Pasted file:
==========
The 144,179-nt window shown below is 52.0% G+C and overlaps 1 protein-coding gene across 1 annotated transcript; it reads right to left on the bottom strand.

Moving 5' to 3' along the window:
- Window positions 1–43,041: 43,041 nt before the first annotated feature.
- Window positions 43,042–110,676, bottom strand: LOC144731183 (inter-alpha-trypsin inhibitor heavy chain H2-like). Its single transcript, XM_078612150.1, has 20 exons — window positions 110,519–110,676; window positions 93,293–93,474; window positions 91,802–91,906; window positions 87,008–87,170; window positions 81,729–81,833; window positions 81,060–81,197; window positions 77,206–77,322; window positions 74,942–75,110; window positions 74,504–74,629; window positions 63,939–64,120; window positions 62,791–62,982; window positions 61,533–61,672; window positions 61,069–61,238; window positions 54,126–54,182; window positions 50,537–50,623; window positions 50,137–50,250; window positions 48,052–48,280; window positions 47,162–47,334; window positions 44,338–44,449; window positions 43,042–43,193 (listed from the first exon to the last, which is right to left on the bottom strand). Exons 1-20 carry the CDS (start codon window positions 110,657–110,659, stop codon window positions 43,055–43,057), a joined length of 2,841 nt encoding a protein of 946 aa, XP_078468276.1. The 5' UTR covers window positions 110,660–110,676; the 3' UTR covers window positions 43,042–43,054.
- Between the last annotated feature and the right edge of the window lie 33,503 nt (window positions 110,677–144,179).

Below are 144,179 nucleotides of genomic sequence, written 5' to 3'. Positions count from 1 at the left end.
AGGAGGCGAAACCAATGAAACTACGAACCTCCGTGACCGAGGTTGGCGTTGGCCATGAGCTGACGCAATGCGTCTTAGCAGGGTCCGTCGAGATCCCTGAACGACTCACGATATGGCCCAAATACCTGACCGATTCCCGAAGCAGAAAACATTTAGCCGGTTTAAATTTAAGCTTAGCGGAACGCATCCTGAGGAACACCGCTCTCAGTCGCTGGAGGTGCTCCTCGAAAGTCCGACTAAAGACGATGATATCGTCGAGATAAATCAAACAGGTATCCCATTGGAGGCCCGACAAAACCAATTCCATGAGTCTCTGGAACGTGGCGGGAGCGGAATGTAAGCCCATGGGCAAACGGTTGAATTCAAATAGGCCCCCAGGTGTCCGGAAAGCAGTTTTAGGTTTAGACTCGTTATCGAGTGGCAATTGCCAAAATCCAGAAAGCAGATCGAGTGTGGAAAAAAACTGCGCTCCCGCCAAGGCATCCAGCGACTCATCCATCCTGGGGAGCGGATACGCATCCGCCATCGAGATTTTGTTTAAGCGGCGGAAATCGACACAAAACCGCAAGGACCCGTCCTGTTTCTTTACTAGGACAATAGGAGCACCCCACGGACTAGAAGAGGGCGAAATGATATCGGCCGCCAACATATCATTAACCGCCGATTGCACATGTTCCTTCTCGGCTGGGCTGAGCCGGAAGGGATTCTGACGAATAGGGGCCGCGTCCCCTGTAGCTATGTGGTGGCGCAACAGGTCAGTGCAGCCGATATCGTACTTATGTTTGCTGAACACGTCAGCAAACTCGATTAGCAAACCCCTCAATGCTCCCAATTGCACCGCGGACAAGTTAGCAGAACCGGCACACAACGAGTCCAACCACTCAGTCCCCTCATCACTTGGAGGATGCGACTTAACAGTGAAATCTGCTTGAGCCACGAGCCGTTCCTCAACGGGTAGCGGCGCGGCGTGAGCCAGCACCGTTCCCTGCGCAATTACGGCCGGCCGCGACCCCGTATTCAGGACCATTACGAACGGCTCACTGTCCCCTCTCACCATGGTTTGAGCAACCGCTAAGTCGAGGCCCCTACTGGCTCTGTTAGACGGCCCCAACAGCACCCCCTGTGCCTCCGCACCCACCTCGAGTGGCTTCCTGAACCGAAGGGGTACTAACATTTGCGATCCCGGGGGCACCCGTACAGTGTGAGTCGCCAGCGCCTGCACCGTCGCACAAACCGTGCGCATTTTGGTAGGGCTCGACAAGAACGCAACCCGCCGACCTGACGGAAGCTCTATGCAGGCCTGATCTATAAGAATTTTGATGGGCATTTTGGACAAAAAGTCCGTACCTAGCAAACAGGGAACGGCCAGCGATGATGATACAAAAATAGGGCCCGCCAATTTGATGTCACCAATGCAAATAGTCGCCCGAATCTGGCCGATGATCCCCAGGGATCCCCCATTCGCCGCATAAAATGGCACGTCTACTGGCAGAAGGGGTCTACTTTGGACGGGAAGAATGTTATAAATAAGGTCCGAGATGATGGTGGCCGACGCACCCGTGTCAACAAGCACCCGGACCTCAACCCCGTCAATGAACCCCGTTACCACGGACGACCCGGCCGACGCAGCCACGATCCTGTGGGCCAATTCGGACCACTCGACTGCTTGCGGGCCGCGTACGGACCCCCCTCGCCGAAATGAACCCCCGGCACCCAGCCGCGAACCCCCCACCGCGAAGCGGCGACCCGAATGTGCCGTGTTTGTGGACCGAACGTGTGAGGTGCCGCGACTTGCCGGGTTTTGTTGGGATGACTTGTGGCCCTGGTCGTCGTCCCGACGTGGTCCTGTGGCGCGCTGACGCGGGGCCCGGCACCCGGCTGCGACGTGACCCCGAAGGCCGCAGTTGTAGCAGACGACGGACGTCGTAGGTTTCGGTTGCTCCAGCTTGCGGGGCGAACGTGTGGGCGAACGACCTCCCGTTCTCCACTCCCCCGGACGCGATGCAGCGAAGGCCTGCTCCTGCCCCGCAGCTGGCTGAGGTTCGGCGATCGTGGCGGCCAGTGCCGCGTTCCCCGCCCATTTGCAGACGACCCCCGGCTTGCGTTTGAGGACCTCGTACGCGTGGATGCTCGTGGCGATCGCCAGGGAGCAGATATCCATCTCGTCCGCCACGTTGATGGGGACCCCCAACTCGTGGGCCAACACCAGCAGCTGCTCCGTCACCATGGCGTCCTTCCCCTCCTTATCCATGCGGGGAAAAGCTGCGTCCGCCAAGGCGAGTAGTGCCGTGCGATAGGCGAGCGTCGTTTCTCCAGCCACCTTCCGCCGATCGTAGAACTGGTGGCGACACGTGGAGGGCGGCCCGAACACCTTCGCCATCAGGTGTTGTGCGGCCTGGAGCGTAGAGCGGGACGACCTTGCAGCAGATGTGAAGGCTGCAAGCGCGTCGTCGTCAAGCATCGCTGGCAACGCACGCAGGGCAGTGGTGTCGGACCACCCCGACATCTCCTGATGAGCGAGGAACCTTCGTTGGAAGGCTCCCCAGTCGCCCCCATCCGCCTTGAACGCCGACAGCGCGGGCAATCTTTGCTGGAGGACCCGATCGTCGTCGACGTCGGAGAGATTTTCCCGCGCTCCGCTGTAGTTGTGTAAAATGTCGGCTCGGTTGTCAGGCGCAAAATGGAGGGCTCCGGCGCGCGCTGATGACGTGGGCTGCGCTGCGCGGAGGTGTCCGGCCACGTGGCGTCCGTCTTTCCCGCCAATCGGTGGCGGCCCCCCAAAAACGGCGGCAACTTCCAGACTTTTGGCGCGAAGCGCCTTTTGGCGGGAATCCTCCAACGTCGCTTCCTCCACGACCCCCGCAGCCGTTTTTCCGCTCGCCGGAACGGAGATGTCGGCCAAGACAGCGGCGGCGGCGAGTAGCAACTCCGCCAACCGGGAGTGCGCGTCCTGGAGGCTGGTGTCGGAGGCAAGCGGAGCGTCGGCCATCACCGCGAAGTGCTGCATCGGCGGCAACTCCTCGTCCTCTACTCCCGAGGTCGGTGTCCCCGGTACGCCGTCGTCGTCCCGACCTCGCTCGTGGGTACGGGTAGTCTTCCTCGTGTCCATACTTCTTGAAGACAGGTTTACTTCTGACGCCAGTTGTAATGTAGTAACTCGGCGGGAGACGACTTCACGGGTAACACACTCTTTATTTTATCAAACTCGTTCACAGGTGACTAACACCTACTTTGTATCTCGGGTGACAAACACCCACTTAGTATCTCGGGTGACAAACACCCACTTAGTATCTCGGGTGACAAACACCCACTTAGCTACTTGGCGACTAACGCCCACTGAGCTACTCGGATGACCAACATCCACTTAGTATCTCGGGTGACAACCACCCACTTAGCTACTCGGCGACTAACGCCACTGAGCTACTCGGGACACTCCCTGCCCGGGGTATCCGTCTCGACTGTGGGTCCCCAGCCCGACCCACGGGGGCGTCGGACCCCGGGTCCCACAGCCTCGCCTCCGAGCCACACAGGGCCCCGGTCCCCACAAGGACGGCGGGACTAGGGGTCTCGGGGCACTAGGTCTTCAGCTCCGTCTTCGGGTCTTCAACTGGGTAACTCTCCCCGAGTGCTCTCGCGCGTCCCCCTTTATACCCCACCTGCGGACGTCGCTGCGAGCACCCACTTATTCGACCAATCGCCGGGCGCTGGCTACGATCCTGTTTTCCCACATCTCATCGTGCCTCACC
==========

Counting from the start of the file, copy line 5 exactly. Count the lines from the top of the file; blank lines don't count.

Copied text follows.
- Between the last annotated feature and the right edge of the window lie 33,503 nt (window positions 110,677–144,179).